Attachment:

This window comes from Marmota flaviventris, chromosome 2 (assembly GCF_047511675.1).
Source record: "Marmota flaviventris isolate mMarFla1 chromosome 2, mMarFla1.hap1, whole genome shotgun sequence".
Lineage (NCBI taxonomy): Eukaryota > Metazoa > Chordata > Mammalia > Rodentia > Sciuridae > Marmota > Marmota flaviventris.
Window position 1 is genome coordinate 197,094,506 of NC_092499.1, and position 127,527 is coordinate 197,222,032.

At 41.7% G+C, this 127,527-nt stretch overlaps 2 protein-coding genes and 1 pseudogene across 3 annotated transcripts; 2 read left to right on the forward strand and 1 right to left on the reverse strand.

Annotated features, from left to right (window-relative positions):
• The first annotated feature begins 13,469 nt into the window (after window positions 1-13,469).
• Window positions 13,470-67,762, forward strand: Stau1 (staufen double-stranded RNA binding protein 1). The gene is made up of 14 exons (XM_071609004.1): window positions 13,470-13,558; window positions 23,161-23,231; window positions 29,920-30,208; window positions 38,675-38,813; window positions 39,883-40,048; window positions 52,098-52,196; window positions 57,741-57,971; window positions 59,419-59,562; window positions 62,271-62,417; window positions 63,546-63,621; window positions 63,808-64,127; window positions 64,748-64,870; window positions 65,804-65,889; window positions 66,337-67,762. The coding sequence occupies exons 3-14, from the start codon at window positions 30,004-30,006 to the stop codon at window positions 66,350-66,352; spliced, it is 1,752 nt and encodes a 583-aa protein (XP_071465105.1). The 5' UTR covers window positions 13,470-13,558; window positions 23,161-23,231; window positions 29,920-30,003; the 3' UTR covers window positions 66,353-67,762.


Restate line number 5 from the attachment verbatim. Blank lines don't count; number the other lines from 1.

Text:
At 41.7% G+C, this 127,527-nt stretch overlaps 2 protein-coding genes and 1 pseudogene across 3 annotated transcripts; 2 read left to right on the forward strand and 1 right to left on the reverse strand.